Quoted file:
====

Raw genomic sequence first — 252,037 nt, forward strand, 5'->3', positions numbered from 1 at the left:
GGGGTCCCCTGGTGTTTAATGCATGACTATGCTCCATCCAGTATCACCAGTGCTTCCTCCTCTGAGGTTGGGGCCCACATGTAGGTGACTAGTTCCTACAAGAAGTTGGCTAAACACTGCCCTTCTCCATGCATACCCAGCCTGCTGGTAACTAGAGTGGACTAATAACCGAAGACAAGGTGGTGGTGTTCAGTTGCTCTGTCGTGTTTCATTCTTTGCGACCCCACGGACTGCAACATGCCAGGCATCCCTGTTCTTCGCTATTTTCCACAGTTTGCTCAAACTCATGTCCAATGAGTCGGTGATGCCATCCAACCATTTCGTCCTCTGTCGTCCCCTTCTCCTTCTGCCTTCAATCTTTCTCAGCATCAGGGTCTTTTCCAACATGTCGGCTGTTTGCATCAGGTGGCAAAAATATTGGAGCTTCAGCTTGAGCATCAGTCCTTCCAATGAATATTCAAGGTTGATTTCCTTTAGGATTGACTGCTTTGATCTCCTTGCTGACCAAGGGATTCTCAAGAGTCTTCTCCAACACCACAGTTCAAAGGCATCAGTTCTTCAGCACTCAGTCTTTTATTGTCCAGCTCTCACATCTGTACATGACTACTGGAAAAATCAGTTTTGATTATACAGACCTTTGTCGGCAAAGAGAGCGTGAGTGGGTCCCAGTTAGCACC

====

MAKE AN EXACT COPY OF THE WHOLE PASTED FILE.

Raw genomic sequence first — 252,037 nt, forward strand, 5'->3', positions numbered from 1 at the left:
GGGGTCCCCTGGTGTTTAATGCATGACTATGCTCCATCCAGTATCACCAGTGCTTCCTCCTCTGAGGTTGGGGCCCACATGTAGGTGACTAGTTCCTACAAGAAGTTGGCTAAACACTGCCCTTCTCCATGCATACCCAGCCTGCTGGTAACTAGAGTGGACTAATAACCGAAGACAAGGTGGTGGTGTTCAGTTGCTCTGTCGTGTTTCATTCTTTGCGACCCCACGGACTGCAACATGCCAGGCATCCCTGTTCTTCGCTATTTTCCACAGTTTGCTCAAACTCATGTCCAATGAGTCGGTGATGCCATCCAACCATTTCGTCCTCTGTCGTCCCCTTCTCCTTCTGCCTTCAATCTTTCTCAGCATCAGGGTCTTTTCCAACATGTCGGCTGTTTGCATCAGGTGGCAAAAATATTGGAGCTTCAGCTTGAGCATCAGTCCTTCCAATGAATATTCAAGGTTGATTTCCTTTAGGATTGACTGCTTTGATCTCCTTGCTGACCAAGGGATTCTCAAGAGTCTTCTCCAACACCACAGTTCAAAGGCATCAGTTCTTCAGCACTCAGTCTTTTATTGTCCAGCTCTCACATCTGTACATGACTACTGGAAAAATCAGTTTTGATTATACAGACCTTTGTCGGCAAAGAGAGCGTGAGTGGGTCCCAGTTAGCACC